Blogs

Honolulu Rail Project Legal Problems Mount

According to the Hawaii Reporter, Honolulu's rail transit project has lost a major legal test in The Federal Ninth Circuit Court, as Judge Wallace Tashima ruled in  HonoluluTraffic.com v. Federal Transit Administration et al  read more »

The Future of Passenger Rail in America

On October 19, an Amtrak passenger train hit 111 mph in a test run on a 15-mile stretch of track between Dwight and Pontiac, Illinois. It was the first tangible return from a three-year $1.5 billion program of improvements funded under the Administration's high-speed rail initiative. The program hopes to shave about an hour off the 5 ½ hour rail trip between Chicago and St. Louis. Transportation Secretary Ray LaHood and Illinois Gov. Pat Quinn who were aboard, called it a "historic" event.  read more »

Warnings of an "infrastructure Crisis" are Meeting with Skepticism

Is the "infrastructure crisis" a myth or a reality?  read more »

BBC Monster Traffic Jam List Includes Lexington, Kentucky? Really?

The British Broadcasting Corporation (BBC) has just published a list of 10 "monster commutes" around the world. Some are to be expected, and are usually found on any list of extreme traffic congestion, such as Jakarta, Bangkok, Manila, Mumbai, Seoul, Nairobi and Dhaka.  read more »

Chicago Tribune Joins the Ranks of High-speed Rail Critics

Last year, in congressional testimony before the House Transportation and Infrastructure Committee hearing on high speed rail, we cited the Chicago-to-St.Louis "high-speed rail" project as an example of the Administration's wasteful use of its economic stimulus money. We pointed out that the $1.4 billion program of track upgrades will allow top speed of 110 mph but will raise average speeds of Amtrak trains between Chicago and St. Louis by only 10 miles per hour, from 53 to 63 mph.  read more »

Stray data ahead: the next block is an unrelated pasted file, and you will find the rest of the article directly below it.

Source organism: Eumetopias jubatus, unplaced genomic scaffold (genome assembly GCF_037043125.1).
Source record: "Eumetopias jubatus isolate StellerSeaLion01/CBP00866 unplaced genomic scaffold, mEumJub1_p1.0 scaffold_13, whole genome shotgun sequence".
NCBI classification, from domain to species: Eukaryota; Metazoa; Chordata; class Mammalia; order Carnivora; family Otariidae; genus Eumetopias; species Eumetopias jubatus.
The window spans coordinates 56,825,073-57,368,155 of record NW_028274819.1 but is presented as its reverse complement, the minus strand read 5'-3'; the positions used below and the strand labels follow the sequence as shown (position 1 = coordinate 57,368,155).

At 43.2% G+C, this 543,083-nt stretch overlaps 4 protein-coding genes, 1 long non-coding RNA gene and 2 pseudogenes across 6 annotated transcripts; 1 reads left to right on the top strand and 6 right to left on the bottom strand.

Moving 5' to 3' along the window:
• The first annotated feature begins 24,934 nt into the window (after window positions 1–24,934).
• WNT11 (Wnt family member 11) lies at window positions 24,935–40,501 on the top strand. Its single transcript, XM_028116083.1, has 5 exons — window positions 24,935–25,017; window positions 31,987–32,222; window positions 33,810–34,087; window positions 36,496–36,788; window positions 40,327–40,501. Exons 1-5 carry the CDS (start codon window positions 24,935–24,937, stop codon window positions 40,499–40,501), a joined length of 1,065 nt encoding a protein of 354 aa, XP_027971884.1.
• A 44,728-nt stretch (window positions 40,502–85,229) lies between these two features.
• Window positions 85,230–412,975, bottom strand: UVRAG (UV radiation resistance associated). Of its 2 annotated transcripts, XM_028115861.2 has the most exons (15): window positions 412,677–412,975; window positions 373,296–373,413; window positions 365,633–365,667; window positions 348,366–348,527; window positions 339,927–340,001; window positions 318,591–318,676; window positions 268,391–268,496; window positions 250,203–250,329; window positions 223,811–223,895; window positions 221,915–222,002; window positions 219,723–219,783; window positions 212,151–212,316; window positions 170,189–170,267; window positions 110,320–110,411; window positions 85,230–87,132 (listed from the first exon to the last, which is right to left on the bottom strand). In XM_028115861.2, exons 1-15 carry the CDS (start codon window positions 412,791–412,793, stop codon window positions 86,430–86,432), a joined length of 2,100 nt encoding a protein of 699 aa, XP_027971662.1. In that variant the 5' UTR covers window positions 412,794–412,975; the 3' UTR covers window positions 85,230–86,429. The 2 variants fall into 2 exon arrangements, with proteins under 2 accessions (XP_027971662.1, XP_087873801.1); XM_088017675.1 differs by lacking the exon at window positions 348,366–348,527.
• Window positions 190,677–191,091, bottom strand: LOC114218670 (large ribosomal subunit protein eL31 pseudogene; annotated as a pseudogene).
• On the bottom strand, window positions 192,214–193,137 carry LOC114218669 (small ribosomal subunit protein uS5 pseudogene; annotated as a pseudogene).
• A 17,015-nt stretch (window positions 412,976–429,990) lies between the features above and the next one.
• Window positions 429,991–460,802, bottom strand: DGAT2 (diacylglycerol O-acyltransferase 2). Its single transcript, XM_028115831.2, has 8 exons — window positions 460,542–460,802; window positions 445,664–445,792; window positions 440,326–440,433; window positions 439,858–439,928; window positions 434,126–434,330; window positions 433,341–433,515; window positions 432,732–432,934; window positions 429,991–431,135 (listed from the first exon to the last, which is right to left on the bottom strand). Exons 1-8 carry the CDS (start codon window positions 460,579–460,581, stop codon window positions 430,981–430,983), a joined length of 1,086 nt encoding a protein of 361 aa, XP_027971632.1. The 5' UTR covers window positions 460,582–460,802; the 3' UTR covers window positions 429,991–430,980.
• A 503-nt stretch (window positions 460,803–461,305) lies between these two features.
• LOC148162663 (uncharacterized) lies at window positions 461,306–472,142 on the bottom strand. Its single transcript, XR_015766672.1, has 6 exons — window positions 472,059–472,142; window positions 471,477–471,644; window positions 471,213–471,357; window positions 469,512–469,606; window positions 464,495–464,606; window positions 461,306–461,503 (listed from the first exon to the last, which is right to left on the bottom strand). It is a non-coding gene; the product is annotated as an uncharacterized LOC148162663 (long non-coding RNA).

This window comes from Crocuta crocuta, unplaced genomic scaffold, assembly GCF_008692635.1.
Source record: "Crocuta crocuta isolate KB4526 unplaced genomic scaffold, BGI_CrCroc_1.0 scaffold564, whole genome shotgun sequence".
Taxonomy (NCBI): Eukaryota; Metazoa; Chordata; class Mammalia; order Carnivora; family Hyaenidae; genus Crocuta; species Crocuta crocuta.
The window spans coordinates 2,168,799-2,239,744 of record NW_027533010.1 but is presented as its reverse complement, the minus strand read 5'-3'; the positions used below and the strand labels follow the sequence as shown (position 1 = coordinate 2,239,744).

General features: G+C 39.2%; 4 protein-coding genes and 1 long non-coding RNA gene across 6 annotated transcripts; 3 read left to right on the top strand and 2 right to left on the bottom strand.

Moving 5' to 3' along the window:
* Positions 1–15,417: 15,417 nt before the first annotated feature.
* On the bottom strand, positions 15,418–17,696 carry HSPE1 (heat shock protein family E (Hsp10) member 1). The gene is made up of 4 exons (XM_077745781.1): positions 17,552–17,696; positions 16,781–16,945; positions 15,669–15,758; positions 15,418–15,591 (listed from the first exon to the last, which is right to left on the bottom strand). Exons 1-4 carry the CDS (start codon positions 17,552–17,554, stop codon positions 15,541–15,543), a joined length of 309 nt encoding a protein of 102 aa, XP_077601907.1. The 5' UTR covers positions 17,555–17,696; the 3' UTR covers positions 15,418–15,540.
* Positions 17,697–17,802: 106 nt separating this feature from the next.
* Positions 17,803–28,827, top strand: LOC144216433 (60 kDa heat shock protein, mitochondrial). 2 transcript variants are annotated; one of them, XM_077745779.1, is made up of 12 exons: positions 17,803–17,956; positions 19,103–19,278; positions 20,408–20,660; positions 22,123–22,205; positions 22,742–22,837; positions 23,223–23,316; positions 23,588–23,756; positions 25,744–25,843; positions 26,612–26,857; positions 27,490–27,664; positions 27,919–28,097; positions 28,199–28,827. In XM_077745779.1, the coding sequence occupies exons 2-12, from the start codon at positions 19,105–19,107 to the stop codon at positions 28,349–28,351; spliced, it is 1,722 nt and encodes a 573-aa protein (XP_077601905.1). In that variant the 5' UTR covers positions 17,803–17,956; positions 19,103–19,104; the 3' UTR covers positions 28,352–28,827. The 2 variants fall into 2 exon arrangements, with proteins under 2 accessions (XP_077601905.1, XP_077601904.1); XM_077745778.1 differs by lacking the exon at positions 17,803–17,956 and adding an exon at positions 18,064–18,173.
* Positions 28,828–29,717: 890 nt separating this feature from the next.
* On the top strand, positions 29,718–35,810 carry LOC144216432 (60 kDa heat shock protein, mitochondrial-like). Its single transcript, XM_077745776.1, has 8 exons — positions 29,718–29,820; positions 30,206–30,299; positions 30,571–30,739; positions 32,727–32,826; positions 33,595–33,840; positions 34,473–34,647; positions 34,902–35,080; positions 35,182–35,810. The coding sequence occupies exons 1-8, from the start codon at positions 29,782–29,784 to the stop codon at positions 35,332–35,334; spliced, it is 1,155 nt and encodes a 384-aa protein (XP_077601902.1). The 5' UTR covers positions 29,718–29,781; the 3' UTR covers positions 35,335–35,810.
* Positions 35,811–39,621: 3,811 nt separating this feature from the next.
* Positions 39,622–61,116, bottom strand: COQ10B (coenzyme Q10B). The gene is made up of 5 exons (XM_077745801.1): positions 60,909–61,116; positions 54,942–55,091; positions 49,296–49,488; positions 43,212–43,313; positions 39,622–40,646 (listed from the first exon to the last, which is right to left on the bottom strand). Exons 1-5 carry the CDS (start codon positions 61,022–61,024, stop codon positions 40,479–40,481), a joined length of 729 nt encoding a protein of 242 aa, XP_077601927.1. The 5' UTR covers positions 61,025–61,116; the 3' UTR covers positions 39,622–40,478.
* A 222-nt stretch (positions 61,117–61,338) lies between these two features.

Census Bureau Finds 3.2 Million More People in Salt Lake City?

Today the US Bureau of the Census released a fascinating report on metropolitan area population growth by radius from the corresponding city halls. The report provides summary tables indicating the metropolitan areas that had the greatest and least growth, for example, near the downtown areas.  I was surprised to find that Salt Lake City had done so well, having seen is population rise from 336,000 to 355,000 within a two mile radius of city hall (Table 3-7). That struck me as odd.  read more »

USC Extorted by the City of Los Angeles

With California State Redevelopment Agency money gone, the city of Los Angeles ought to welcome new large-scale private development, and the economic stimulus and job creation it brings, with open arms. City Hall, faced with an anemic municipal budget, could also use the increased tax revenue. One such project that would help abate the city’s budget woes and create new jobs for the city is the University of Southern California’s proposed $1.1 billion “The Village at USC” project.  read more »

A Summary of 2011 Commuting Data Released Today

The Census Bureau's American Community Survey released its annual one-year snapshot of demographic data in the United States. As usual, this included journey to work (commuting data), which is summarized in the table below.  read more »

5000 Public School Teachers Could Lose Their Jobs in Chicago

The Democratic Party in Chicago is at war. The one party town is seeing an important element of the coalition on strike. Rahm Emanuel is at war with a real adversary:  teacher’s union boss Karen Lewis. Last year Lewis began laying the groundwork for a strike as witnessed in this Chicago Magazine interview with reporter Carol Felsenthal:  read more »

Tokyo: Population Swan Dive Predicted

In a recent Evolving Urban Form article, we speculated that Tokyo, the world's largest urban area (population more than 35 million) could be displaced by fast-growing Jakarta or Delhi as early as 2030. If the prediction of central jurisdiction administrators and academics come true, Tokyo could be passed by many other urban areas in population by 2100.  read more »